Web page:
A New Hope for a Dishonored Legacy


Edward Dunn

Date of Award

Spring 2020




Jan Kregel, Ph.D.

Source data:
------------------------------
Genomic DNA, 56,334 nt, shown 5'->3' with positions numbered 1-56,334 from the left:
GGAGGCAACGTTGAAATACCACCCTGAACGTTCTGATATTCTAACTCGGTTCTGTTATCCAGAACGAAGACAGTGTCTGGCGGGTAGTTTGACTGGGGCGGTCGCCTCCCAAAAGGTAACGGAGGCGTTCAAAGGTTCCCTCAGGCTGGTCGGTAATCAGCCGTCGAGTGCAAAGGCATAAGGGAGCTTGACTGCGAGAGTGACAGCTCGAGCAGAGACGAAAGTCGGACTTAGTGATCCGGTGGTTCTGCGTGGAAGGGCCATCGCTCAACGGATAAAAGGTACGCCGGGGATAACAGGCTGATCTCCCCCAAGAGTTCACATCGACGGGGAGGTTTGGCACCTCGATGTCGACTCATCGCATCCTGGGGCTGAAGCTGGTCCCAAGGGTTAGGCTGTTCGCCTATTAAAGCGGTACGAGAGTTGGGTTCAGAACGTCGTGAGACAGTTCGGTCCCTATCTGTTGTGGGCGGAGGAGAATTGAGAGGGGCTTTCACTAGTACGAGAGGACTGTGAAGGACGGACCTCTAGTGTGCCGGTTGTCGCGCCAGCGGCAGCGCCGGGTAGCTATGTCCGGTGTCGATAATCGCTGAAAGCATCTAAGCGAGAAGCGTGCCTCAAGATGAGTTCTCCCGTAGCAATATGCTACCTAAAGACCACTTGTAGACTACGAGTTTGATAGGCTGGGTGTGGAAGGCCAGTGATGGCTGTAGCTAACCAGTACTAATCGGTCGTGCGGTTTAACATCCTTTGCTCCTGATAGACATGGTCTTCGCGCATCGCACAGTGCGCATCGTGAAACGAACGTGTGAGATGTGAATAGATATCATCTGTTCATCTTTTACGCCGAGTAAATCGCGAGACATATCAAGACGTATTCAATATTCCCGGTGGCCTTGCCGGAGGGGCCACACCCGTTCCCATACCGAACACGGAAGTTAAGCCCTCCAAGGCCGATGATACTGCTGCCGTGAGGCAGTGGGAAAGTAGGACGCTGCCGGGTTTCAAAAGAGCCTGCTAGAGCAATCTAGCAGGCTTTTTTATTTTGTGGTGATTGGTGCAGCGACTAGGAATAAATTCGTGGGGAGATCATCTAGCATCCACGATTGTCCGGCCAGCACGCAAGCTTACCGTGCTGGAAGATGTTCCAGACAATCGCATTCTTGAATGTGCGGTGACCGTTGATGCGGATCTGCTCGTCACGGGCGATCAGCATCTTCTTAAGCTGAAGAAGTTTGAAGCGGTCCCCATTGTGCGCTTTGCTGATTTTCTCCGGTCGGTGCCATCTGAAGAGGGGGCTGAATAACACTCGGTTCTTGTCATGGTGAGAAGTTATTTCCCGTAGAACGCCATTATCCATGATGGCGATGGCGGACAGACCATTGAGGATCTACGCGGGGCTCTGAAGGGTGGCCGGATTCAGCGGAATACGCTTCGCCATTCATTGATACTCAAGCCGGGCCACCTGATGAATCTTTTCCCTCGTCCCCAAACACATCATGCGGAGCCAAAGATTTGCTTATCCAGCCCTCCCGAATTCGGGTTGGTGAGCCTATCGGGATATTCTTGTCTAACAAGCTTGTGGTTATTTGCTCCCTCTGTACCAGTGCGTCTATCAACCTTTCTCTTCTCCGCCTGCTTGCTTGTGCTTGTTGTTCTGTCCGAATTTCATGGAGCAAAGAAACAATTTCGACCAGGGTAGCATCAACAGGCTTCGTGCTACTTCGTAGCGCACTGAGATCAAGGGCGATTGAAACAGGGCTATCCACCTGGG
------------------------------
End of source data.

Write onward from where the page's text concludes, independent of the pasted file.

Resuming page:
It is interesting to look at instances of progress which are reversed or forgotten. Such is the subject of this paper. Economics underwent a monumental transformation as a result of the work of John Maynard Keynes, who recognized the weaknesses of the dominant economic paradigm in the early 20th century. Keynes’s teachers, Alfred Marshall and Arthur Pigou, developed the ‘classical’ approach to employment, interest, and money, which Keynes believed were built on erroneous understandings of the economy. Through several publications including Treatise on Money and The General Theory of Employment, Interest, and Money, Keynes proposed several new ideas that reshaped our understanding of the macroeconomy. From effective demand to liquidity preference, Keynes put forth ideas which called into question much of the understanding of the economy up until that point. It becomes interesting to entertain the counterfactual of how things might have progressed had Keynes not died when he did. In any case, it became the mission of emerging economists to carry forth the legacy of Keynes and incorporate his ideas into policy. From the 1930s until the 1970s Keynesian economics dominated macroeconomic policy. Many economists thought we had moderated into a new era of macroeconomic policymaking in which the economy was simply a machine which could be fine-tuned. A series of policies were implemented that were ostensibly Keynesian, but were, in fact, merely the product of those who interpreted Keynes ideas and sought to synthesize them with prevailing Neoclassical theories. This work is associated with that of the ‘Bastard’ Keynesians, such as Paul Samuelson and John Hicks. As we will explore, the Neo-Keynesian school made several mistakes which had a longlasting impact on how Keynes’s ideas were viewed in the economic community. I would argue that much of Keynes’s work was meant to exist independently of —if not in contrast to — neoclassical economics. Therefore any attempt to synthesize the two approaches would be inappropriate. Even so, the Neo-Keynesians pushed onward and developed several tools which guided policy decisions, such as the IS-LM model and the Phillips Curve. These tools proved to be ineffective as the Neo-Keynesian school displayed an inability to deal with the economic issues of the day, such as stagflation in the 1970s. As a consequence, there was an overall loss of faith in ‘Keynesian’ economics, even though ‘Keynesian’ policies came to represent something other than what Keynes had originally put forth in his most seminal works. Thus, an ideological vacuum was created and Keynesianism was eclipsed by Monetarism, the resurgent neoclassical school championed by Milton Friedman. The Lucas Critique and the work of Milton Friedman fully disarmed the Keynesian school as faith in fiscal policy was replaced with faith in monetary policy. The quantity theory of money prevailed yet again, relying on the erroneous assumption that the supply of money is exogenous and could be manipulated by the central bank. Surely, it did not take long for economists to realize that this approach was, too, flawed. From austerity to an over-reliance on the market, Monetarism showed us that the work of Keynes should not be forgotten and should be interpreted appropriately, so as to honor the legacy of an economist whose ideas were only underdeveloped, not incorrect. As a response to Monetarism, Post-Keynesian economists sought to correctly interpret, formalize, and expand the work of Keynes so as to redeem the failure of the Neo-Keynesian school. Economists such as Basil Moore and Nicholas Kaldor helped formalize the theory of an endogenous money supply, effectively disarming the monetarist framework. Then, through the work of Hyman Minksy was the theory of liquidity preference revived and extended to understand the nature of economic stability. Thus, it is through the Post-Keynesian tradition that the work of Keynes has been extended and once again meaningfully applied to macroeconomic policy. In this paper I aim to show how the Neo-Keynesian school failed to honor the legacy of Keynes and how Modern Money Theory (MMT) has emerged as the dominant Post-Keynesian school providing a new hope for macroeconomic policy making. More importantly, I aim to show how much of MMT has been an act of reframing the original ideas of Keynes to get the attention that it deserves.

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